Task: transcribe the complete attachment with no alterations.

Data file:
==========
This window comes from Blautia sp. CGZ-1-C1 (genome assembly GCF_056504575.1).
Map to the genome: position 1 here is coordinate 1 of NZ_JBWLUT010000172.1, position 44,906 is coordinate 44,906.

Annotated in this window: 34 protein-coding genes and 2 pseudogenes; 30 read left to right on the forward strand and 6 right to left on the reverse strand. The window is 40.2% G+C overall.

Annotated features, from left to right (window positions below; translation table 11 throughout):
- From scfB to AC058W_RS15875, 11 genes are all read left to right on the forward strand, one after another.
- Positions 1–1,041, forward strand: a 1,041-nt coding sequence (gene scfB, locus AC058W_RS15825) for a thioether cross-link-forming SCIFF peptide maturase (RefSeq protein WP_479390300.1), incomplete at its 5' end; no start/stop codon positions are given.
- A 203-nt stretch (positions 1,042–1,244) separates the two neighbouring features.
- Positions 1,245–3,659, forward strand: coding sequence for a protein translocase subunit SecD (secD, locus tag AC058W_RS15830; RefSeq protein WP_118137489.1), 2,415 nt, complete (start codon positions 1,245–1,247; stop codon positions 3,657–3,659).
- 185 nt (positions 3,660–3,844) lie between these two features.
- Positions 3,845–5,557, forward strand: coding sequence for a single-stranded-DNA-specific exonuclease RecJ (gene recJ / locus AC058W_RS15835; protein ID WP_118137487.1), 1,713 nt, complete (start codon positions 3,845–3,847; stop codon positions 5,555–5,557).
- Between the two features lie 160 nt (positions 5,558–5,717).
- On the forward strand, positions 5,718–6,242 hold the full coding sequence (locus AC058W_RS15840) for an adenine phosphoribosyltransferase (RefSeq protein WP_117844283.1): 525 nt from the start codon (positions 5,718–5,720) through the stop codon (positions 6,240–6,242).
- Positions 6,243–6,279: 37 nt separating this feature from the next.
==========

This window comes from Blautia sp. CGZ-1-C1 (genome assembly GCF_056504575.1).
Map to the genome: position 1 here is coordinate 1 of NZ_JBWLUT010000172.1, position 44,906 is coordinate 44,906.

Annotated in this window: 34 protein-coding genes and 2 pseudogenes; 30 read left to right on the forward strand and 6 right to left on the reverse strand. The window is 40.2% G+C overall.

Annotated features, from left to right (window positions below; translation table 11 throughout):
- From scfB to AC058W_RS15875, 11 genes are all read left to right on the forward strand, one after another.
- Positions 1–1,041, forward strand: a 1,041-nt coding sequence (gene scfB, locus AC058W_RS15825) for a thioether cross-link-forming SCIFF peptide maturase (RefSeq protein WP_479390300.1), incomplete at its 5' end; no start/stop codon positions are given.
- A 203-nt stretch (positions 1,042–1,244) separates the two neighbouring features.
- Positions 1,245–3,659, forward strand: coding sequence for a protein translocase subunit SecD (secD, locus tag AC058W_RS15830; RefSeq protein WP_118137489.1), 2,415 nt, complete (start codon positions 1,245–1,247; stop codon positions 3,657–3,659).
- 185 nt (positions 3,660–3,844) lie between these two features.
- Positions 3,845–5,557, forward strand: coding sequence for a single-stranded-DNA-specific exonuclease RecJ (gene recJ / locus AC058W_RS15835; protein ID WP_118137487.1), 1,713 nt, complete (start codon positions 3,845–3,847; stop codon positions 5,555–5,557).
- Between the two features lie 160 nt (positions 5,558–5,717).
- On the forward strand, positions 5,718–6,242 hold the full coding sequence (locus AC058W_RS15840) for an adenine phosphoribosyltransferase (RefSeq protein WP_117844283.1): 525 nt from the start codon (positions 5,718–5,720) through the stop codon (positions 6,240–6,242).
- Positions 6,243–6,279: 37 nt separating this feature from the next.